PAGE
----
Libya: Warring parties may be guilty of war crimes, says UN
Warring parties in Libya, including Russian mercenaries, may have committed war crimes in the conflict, such as torture and murder, according to a United Nations report.
The UN report to the Human Rights Council was based on hundreds of documents, satellite imagery, interviews with more than 150 people, and investigations since 2016 in Libya, Tunisia and Italy.
Libya has endured years of chaos since a Nato-backed uprising toppled and killed longtime leader Muammar Gaddafi, who ruled the country for 42 years, in 2011.
Fighting between rival militias and competing administrations - including a failed offensive by eastern commander General Khalifa Haftar and his forces to capture the country's capital Tripoli - came to a halt last summer.
A formal ceasefire went into effect in October, followed by the establishment in March of a new unity government led by interim Prime Minister Abdul Hamid Dbeibah.
Haftar's eastern forces are supported by countries including Russia, Egypt and the United Arab Emirates. In contrast, the western forces of the Libyan Government of National Accord (GNA), which is recognised by the UN, is backed by Qatar and Turkey.
In the report, published on Monday, Mohamed Auajjar, the head of the UN Independent Fact-Finding Mission on Libya, said: "Our investigations have established that all parties to the conflicts, including third States, foreign fighters and mercenaries, have violated international humanitarian law, in particular the principles of proportionality and distinction, and some have also committed war crimes."
The report accuses Wagner, a Russian security and mercenary firm, of shooting prisoners, according to Reuters.
It revealed that the fact-finding mission obtained a map showing locations of land mines planted near civilian buildings in areas abandoned by Haftar's eastern forces.
The majority of the mines were manufactured in Russia. Many killed and maimed civilians returning to their homes. The mine map was on a computer left behind by a Wagner personnel.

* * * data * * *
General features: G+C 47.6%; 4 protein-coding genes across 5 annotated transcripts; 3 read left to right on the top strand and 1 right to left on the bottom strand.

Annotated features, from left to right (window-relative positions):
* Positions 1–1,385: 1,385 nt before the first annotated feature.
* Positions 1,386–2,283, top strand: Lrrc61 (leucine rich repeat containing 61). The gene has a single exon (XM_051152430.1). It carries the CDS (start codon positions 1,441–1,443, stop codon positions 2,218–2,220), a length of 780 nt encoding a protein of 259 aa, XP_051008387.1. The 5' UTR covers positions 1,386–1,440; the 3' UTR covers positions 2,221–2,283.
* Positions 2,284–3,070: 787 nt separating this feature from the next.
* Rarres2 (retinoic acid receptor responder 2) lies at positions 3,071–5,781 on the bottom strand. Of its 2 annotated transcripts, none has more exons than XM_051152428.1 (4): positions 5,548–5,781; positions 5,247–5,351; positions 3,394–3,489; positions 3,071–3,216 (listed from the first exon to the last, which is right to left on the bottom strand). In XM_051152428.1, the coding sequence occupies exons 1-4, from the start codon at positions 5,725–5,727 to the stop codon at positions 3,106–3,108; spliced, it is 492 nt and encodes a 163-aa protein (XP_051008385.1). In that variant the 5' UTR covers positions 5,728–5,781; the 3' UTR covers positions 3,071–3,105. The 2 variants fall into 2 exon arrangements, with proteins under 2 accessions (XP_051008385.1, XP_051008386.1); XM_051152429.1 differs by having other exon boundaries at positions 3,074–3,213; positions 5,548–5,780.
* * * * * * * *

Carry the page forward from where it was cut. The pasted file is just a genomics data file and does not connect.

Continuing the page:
"There are thus reasonable grounds to believe that Wagner personnel may have committed the war crime of murder," the report said.
Wagner has not made a statement about the UN report.
'Torture on a daily basis'
"The violence has had a dramatic impact on Libyans’ economic, social and cultural rights, as evidenced by attacks on hospitals and schools," the report said.
It said that torture, which could be a crime against humanity, was perpetrated on a "daily basis" in Libyan prisons against detained migrants and asylum seekers aiming to cross Libya to the Mediterranean Sea and then to Europe.
“Civilians paid a heavy price during the 2019-20 hostilities in Tripoli, as well as during other armed confrontations in the country since 2016," Auajjar said.
"Air strikes have killed dozens of families. The destruction of health-related facilities has impacted access to health care and anti-personnel mines left by mercenaries in residential areas have killed and maimed civilians.”
The report added that the ongoing battles in Libya since 2011 led to the displacement of communities of Tawerghas, the Tebus and the Alahali.
The UN investigators named commander Mohammed al-Kani, who was killed in July by Haftar's self-proclaimed Libyan National Army, as a suspected perpetrator of killings carried out in the city of Tarhuna with victims buried in mass graves.
Last year, Middle East Eye reported from the rural town, which lies about 60km southeast of Tripoli, about the atrocities.
Authorities on Monday announced the discovery of 10 bodies in a new mass grave in Tarhuna, the latest morbid find after years of rule by the notorious Kaniyat militia.
"Two sites were discovered. Four unidentified bodies were extracted from the first and six from the second," the department charged with searching for remains said in a statement.
It also published pictures showing a number of holes in what it said was a local landfill site, adding that it expected to unearth more bodies.
'Not representing the Russian state'
Last year, when Russian President Vladimir Putin was asked about allegations of Wagner activities in Libya, Putin replied that "if there are Russians in Libya, they are not representing the Russian state, nor are they paid by the state," Reuters reported.
In 2020, battles in Libya between eastern and western forces threatened pushing the region of North Africa into a full-blown war. But the area stabilised after Haftar's forces retreated from the offensive on the Tripoli and both parties agreed on a ceasefire.
The country has a planned election in December following the establishment of the unity government in March.
"The chronic insecurity in Libya has led to the internal displacement of hundreds of thousands of people who have ended up in areas ill-equipped to accommodate large population movements," the report said.
A full version of the report will be presented to the UN Human Rights Council on Thursday 7 October.